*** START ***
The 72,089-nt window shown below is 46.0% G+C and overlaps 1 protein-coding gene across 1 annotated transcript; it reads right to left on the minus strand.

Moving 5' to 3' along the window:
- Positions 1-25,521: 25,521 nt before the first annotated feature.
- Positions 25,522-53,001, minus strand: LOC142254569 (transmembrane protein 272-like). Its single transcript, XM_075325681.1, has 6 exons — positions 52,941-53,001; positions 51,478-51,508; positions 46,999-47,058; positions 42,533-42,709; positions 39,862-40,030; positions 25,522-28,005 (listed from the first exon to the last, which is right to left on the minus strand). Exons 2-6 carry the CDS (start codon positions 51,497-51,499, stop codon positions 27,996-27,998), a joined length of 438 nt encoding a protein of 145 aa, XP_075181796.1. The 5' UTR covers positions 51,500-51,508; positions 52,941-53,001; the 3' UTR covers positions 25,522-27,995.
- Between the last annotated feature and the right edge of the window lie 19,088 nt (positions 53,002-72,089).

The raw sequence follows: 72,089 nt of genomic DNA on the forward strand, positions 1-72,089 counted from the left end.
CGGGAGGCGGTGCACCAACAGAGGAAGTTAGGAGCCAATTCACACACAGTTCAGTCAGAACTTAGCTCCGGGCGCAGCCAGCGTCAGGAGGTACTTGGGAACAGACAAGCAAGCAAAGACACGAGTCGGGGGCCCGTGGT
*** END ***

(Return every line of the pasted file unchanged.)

The 72,089-nt window shown below is 46.0% G+C and overlaps 1 protein-coding gene across 1 annotated transcript; it reads right to left on the minus strand.

Moving 5' to 3' along the window:
- Positions 1-25,521: 25,521 nt before the first annotated feature.
- Positions 25,522-53,001, minus strand: LOC142254569 (transmembrane protein 272-like). Its single transcript, XM_075325681.1, has 6 exons — positions 52,941-53,001; positions 51,478-51,508; positions 46,999-47,058; positions 42,533-42,709; positions 39,862-40,030; positions 25,522-28,005 (listed from the first exon to the last, which is right to left on the minus strand). Exons 2-6 carry the CDS (start codon positions 51,497-51,499, stop codon positions 27,996-27,998), a joined length of 438 nt encoding a protein of 145 aa, XP_075181796.1. The 5' UTR covers positions 51,500-51,508; positions 52,941-53,001; the 3' UTR covers positions 25,522-27,995.
- Between the last annotated feature and the right edge of the window lie 19,088 nt (positions 53,002-72,089).

The raw sequence follows: 72,089 nt of genomic DNA on the forward strand, positions 1-72,089 counted from the left end.
CGGGAGGCGGTGCACCAACAGAGGAAGTTAGGAGCCAATTCACACACAGTTCAGTCAGAACTTAGCTCCGGGCGCAGCCAGCGTCAGGAGGTACTTGGGAACAGACAAGCAAGCAAAGACACGAGTCGGGGGCCCGTGGT